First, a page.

2017 Seegers Lecture on Jurisprudence


Vulnerability, Social Justice, and the Need for a Responsive State

The meaning of the concept of “social justice” has changed over time.  The fact of change is not surprising: meanings continuously evolve in relation to changing political, economic, and social circumstances. However, the term social justice has lost much of its social focus, partly as the result of the ascendancy of a progressive, but individually focused, human rights agenda that valorizes individual liberty and choice. Justice, no longer socially focused, is now found in protection of the liberty of the individual, not in the collective creation of the public good. State action has been construed as inconsistent with notions of liberty and equality under the law, and is too often seen as interfering with individual choice or autonomy. Instead of appreciating the need for collective responses, we seek ways to ensure individual responsibility.

The image of the legal subject – the subject of law — at the center of such a world-view is an autonomous and independent adult being whose primary demand is for liberty and freedom from an essentially threatening, potentially interventionist state.  Such an image fails to accurately reflect the human condition and obscures the vital moral duty of the state to be responsive to human vulnerability, recognizing that everyone is innately vulnerable by virtue of being human, even as they have different levels of resiliency and opportunity. Defining an appropriately responsive state begins with asking two questions:

[1] What does it mean to be human – is there an inherent or universally shared characteristic, situation, or circumstance comprising the human condition? [This is the foundational question – how do we understand the characteristics of the legal or political subject.]

[2] Given our answer to the first question, what is the appropriate allocation of responsibility for individual and collective well-being across the individual, the state, and societal institutions? [This is the question of justice – what are the terms and values of our social compact or contract.]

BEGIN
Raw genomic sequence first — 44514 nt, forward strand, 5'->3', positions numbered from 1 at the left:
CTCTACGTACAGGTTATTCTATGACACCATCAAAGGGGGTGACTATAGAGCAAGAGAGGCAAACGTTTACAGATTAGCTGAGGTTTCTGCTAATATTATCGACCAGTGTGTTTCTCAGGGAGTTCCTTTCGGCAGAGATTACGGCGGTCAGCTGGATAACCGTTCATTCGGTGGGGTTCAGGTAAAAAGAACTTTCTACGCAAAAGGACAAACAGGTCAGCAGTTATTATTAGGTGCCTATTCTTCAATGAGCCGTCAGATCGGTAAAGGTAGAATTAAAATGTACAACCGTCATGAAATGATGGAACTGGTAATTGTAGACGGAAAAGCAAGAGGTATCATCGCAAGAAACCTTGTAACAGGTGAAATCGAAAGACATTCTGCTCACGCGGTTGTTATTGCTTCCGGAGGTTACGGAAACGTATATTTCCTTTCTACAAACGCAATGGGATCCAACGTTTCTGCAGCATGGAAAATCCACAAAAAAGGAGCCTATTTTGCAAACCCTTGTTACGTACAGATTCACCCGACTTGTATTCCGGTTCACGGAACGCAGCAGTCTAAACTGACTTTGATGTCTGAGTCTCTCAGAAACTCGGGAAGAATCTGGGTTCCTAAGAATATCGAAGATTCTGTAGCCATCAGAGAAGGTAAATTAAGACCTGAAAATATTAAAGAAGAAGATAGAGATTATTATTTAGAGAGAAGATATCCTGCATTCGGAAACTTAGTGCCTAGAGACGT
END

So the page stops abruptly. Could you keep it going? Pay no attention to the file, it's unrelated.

This lecture will answer those questions and present the argument that a “vulnerable legal subject” should replace our current conception of the legal subject as the figure around which to build law and policy. The concept of a vulnerable legal subject reflects a more inclusive and realistic sense of what it means to be human, one that makes it clear that there is an injury or injustice inevitably arising from a state unresponsive to the universality and constancy of human vulnerability.


Martha Albertson Fineman is a Robert W. Woodruff Professor. An internationally-recognized law and society scholar, Fineman is a leading authority on family law and feminist jurisprudence. Following graduation from the University of Chicago Law School in 1975, she clerked for the Hon. Luther M. Swygert of the US Court of Appeals for the Seventh Circuit. Fineman began her teaching career at the University of Wisconsin in 1976. In 1990, she moved to Columbia University where she was the Maurice T. Moore Professor. Before coming to Emory, she was on the Cornell Law School faculty where she held the Dorothea Clarke Professorship, the first endowed chair in the nation in feminist jurisprudence.

Fineman is the founder and director of the Feminism and Legal Theory (FLT) Project, which was inaugurated in 1984. In 2010, the 25th anniversary edition of Transcending the Boundaries of Law: Generations of Feminism and Legal Theory was published. Two other recent collections from the FLT Project edited by Fineman are: What Is Right for Children? The Competing Paradigms Religion and Human Rights (with Worthington) and Feminist and Queer Legal Theory: Intimate Encounters, Uncomfortable Conversations (with Jackson and Romero), both published by Ashgate Press in 2009. Fineman also serves as director of Emory’s Vulnerability and the Human Condition Initiative.

Her scholarly interests are the legal regulation of family and intimacy and the legal implications of universal dependency and vulnerability. Fineman’s solely authored publications include books—The Autonomy Myth: A Theory of Dependency, The New Press (2004); The Neutered Mother, The Sexual Family and Other Twentieth Century Tragedies, Routledge Press (1995); and The Illusion of Equality: The Rhetoric and Reality of Divorce Reform (1991)—in addition to dozens of journal articles and essays. Her essay in the Yale Journal of Law and Feminism, The Vulnerable Subject: Anchoring Equality in the Human Condition, formed the basis of Vulnerability: Reflections on a New Ethical Foundation for Law and Politics, published by Princeton University Press in 2013.

Fineman has received awards for her writing and teaching, including the prestigious Harry Kalvin Prize for her work in the law and society tradition. She has served on several government study commissions. She teaches courses and seminars on family law, feminist jurisprudence, law and sexuality, and reproductive issues.

Education: JD, University of Chicago, 1975; BA, Temple University, 1971

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